Using Transform Mode (ctrl+t), size your product down to something more appropriate and then position it accordingly. To bring your product off of the background, you may want to apply a basic drop shadow via an Outer Glow layer style.
Duplicate your GP2X layer twice, rotate one -15.0 degrees, and the other 15.0 degrees using Transform Mode (ctrl+t). Position your new duplicates accordingly, and size them down a little if necessary. You have to use your own imagination here.
Both duplicates have a similar Outer Glow layer style applied to them, except using a lower opacity.
5. Abstract Elements
To make our design “pop” we’re gonna use some abstract elements.
Using Cinema 4D I managed to muster up a basic but cool abstract render using the GP2X image as the texture. Using this render we’re going to make our design look a whole lot more interesting.
This is how I made use of the 3D abstract:
1. Start by copying it to your canvas, make a few duplicates.
2. Rotate/resize/position your render(s) underneath the product, then erase away the parts of the render that make the overall design look worse than better.
3. Repeat 1-3 times.
And now I have this:
Now that looks much better! If you look around for some inspiration, or in some magazines for creative cellphone ads, you’ll notice these ads have a similar design style going on. The idea is to get some creative elements behind the product/around the product/maybe on top of the product.
6. Vector Elements
I still think our design is a bit boring, so let’s find some vector stocks. Check out the freebie websites such as Vecteezy and find some vectors. Or you can go to iStockPhoto/Vector Stock/Go Media and get some premium vectors.
To start off with I just used two simple splats with a light, sky-blue color (#87ffff), but it should be very easy to find a free brush that will do the job of these vectors just fine.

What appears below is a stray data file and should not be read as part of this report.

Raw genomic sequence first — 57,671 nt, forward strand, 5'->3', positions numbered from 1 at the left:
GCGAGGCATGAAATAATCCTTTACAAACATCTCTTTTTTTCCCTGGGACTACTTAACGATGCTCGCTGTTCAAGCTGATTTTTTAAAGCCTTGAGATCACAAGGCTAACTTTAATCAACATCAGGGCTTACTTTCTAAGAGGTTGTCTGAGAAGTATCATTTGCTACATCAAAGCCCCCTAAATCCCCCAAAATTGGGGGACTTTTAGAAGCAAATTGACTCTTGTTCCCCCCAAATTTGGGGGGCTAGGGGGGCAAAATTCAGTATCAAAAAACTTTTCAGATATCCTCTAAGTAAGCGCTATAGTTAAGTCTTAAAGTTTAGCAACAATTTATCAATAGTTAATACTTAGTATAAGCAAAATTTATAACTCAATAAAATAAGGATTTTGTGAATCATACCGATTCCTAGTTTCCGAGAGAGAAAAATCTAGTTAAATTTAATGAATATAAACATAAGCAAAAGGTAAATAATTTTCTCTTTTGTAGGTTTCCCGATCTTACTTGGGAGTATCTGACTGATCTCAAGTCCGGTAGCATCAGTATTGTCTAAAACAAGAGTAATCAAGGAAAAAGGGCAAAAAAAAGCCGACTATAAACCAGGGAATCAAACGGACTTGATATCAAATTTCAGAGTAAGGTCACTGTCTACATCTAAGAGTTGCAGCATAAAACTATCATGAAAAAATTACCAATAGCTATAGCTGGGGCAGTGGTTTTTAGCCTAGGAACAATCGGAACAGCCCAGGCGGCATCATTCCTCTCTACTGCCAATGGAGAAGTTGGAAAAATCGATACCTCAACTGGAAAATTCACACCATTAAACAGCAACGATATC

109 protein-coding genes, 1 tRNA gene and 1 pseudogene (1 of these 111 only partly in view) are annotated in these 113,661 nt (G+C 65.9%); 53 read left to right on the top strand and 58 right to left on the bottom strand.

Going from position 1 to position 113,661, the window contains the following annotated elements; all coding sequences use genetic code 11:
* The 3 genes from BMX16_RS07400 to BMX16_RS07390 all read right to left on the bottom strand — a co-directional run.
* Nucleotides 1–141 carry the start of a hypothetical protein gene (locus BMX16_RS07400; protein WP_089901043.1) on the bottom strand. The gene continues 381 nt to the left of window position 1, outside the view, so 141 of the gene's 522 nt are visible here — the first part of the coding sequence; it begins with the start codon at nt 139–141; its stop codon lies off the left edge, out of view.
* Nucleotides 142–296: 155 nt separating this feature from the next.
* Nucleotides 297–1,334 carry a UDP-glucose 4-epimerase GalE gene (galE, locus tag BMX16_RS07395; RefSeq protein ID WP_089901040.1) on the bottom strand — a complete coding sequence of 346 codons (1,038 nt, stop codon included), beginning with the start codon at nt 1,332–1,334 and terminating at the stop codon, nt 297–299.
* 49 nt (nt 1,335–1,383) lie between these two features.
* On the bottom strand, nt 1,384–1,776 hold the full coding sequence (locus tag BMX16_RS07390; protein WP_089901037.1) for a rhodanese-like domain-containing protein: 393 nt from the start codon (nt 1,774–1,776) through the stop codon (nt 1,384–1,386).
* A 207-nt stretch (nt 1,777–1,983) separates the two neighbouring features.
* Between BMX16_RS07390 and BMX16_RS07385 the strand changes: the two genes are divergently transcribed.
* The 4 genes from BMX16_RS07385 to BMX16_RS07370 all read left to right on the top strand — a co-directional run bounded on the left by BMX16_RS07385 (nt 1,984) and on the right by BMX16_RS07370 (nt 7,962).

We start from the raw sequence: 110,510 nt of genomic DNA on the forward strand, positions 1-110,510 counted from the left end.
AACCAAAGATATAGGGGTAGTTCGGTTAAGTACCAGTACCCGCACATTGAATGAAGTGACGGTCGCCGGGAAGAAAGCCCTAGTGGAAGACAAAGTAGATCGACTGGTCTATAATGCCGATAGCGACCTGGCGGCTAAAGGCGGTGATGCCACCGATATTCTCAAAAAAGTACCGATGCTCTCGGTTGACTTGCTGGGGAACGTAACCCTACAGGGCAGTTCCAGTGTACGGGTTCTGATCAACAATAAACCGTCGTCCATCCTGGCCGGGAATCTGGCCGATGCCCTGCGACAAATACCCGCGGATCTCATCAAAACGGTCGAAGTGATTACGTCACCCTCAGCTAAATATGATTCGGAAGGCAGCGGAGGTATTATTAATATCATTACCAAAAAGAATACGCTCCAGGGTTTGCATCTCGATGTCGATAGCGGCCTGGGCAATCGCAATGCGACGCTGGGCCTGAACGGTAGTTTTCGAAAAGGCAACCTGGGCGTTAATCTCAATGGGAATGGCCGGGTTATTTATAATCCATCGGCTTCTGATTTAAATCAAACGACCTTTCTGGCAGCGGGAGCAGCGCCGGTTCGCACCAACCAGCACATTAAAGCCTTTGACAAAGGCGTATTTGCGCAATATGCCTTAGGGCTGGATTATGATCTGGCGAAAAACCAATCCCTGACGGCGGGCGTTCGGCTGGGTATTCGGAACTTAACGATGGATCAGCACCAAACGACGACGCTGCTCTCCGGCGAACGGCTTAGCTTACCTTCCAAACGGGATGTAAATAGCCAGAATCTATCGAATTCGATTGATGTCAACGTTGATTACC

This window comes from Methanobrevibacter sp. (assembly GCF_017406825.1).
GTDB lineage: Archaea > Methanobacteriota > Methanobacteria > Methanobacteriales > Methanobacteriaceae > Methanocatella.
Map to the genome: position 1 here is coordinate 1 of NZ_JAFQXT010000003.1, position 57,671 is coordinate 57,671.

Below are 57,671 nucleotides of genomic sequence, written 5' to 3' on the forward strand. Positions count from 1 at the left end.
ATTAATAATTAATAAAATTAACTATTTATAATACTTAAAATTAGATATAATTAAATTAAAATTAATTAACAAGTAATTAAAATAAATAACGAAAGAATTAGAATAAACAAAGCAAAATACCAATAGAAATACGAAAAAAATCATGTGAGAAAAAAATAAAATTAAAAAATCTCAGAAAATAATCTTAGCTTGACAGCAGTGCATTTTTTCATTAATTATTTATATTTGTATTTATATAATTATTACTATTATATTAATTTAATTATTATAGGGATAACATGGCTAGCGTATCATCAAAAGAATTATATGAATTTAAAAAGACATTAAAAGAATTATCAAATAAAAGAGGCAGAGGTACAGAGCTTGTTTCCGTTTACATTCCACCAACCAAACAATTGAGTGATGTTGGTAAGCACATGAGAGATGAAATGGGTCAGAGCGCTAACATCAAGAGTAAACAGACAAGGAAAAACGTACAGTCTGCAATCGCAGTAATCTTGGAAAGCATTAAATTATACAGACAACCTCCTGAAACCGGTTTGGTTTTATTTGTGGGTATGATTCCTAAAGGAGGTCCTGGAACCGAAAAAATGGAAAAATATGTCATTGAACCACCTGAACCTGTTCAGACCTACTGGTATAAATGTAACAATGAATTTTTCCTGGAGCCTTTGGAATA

Next, I used a set of vector icons that I bought a while back from Vector Stock for just one credit (one dollar!) to place underneath the product. This is what I’ve got:
This may look better or worse in your opinion, so please feel free to do whatever you like with the design to make it according to your tastes.
Note: the icons in the above image have an outer glow applied to them, using a light color and Linear Dodge as the blend mode.
Another note: for some reason I’ve been unable to locate these icons again on Vector Stock, otherwise I would have linked to them. I’m sorry if this is an inconvenience.
If possible, find a large version of the logo that belongs to the product you’re trying to promote here. Copy it onto your canvas and resize it to an appropriate size.
Optional: lower opacity and apply layer styles to add extra effect to the logo.
Next, add in some text describing your product.
Top text, description:
Bottom text, website URL:
The font used here is called Frutiger, it’s a commercial font rather than a free one, so you may want to find a suitable alternative. The text you can see in the above images also have a slight Drop Shadow layer style applied to them.
Finalizing the design is up to you. You need to add your own touches to this design to make it perfect. I don’t think I did anything to it that wasn’t stated in the tutorial! Some ideas would be to change the color of the document using some adjustment layers (add more contrast using levels adjustment, etc.)
A good idea would be to add some more color, so if you like, create a new layer, select a large, soft brush and make a few blobs on your canvas using different colors. Change the layer mode to something such as Color Dodge or Overlay.
Subscribe to Photoshop Lady
Thanks for reading the tutorial, I hope you enjoyed it.
Thanks to climate change and a general shift towards eco-living, natural fonts are in high demand right now. We’ve scoured the web to find the best fonts with a natural theme available anywhere, for you to use in your own work. Some are conventional, others are wildly imaginative, but all should serve as a great source of inspiration when creating designs of a natural persuasion. Leaves, logs, trees, beaches, flowers, stones, stars, bugs and even human hair- you’ll find it all, and much more, below.